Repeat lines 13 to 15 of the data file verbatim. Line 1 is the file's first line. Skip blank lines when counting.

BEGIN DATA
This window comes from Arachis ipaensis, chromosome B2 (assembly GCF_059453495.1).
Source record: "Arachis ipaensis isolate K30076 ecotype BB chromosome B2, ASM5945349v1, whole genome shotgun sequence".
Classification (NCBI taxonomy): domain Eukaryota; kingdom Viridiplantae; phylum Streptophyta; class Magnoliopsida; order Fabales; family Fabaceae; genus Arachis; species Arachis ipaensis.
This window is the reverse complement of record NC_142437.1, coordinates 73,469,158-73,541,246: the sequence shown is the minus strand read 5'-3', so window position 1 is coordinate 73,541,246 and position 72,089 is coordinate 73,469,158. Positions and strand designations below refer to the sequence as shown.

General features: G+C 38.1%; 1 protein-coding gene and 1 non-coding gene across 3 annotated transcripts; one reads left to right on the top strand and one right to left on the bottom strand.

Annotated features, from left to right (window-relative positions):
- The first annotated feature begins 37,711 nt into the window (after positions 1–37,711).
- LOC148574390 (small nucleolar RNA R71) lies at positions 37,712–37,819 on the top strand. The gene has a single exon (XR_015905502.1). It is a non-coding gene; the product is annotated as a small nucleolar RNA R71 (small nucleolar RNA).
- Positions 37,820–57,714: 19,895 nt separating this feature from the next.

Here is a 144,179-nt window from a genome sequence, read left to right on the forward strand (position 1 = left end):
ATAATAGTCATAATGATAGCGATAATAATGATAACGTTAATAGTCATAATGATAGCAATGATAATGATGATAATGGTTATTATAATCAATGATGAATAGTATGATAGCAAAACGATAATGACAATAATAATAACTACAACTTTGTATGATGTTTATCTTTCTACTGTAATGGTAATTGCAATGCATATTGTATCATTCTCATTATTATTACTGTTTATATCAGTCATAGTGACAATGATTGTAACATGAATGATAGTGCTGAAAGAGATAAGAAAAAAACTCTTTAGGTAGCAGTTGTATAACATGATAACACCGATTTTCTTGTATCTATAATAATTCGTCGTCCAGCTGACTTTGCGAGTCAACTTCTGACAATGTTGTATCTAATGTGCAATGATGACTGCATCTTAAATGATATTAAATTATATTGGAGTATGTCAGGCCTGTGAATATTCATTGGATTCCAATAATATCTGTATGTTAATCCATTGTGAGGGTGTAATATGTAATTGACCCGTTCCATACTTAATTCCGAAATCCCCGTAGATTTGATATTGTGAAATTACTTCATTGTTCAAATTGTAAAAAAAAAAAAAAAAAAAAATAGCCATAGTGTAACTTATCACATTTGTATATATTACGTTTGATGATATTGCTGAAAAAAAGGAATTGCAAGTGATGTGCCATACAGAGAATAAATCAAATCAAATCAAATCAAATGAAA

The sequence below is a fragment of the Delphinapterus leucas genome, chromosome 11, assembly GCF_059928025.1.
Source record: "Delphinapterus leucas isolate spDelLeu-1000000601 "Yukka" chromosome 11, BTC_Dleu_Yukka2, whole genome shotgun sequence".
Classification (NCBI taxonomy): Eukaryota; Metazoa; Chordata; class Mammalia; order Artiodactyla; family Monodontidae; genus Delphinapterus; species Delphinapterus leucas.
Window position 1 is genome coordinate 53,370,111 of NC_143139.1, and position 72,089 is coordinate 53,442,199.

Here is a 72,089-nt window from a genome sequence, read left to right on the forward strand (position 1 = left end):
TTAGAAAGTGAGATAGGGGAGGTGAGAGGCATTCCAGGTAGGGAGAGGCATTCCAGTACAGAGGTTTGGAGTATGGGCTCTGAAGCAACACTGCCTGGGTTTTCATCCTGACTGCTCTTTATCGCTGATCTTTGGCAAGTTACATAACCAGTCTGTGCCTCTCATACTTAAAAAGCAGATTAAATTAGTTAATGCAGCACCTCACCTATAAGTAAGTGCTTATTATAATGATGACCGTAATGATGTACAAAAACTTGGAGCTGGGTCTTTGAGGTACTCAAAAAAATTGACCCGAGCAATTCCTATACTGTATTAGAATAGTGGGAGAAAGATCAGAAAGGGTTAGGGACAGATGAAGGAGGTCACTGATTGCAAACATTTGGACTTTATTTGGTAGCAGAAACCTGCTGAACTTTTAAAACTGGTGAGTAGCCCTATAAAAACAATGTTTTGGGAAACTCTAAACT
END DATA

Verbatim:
Source record: "Delphinapterus leucas isolate spDelLeu-1000000601 "Yukka" chromosome 11, BTC_Dleu_Yukka2, whole genome shotgun sequence".
Classification (NCBI taxonomy): Eukaryota; Metazoa; Chordata; class Mammalia; order Artiodactyla; family Monodontidae; genus Delphinapterus; species Delphinapterus leucas.
Window position 1 is genome coordinate 53,370,111 of NC_143139.1, and position 72,089 is coordinate 53,442,199.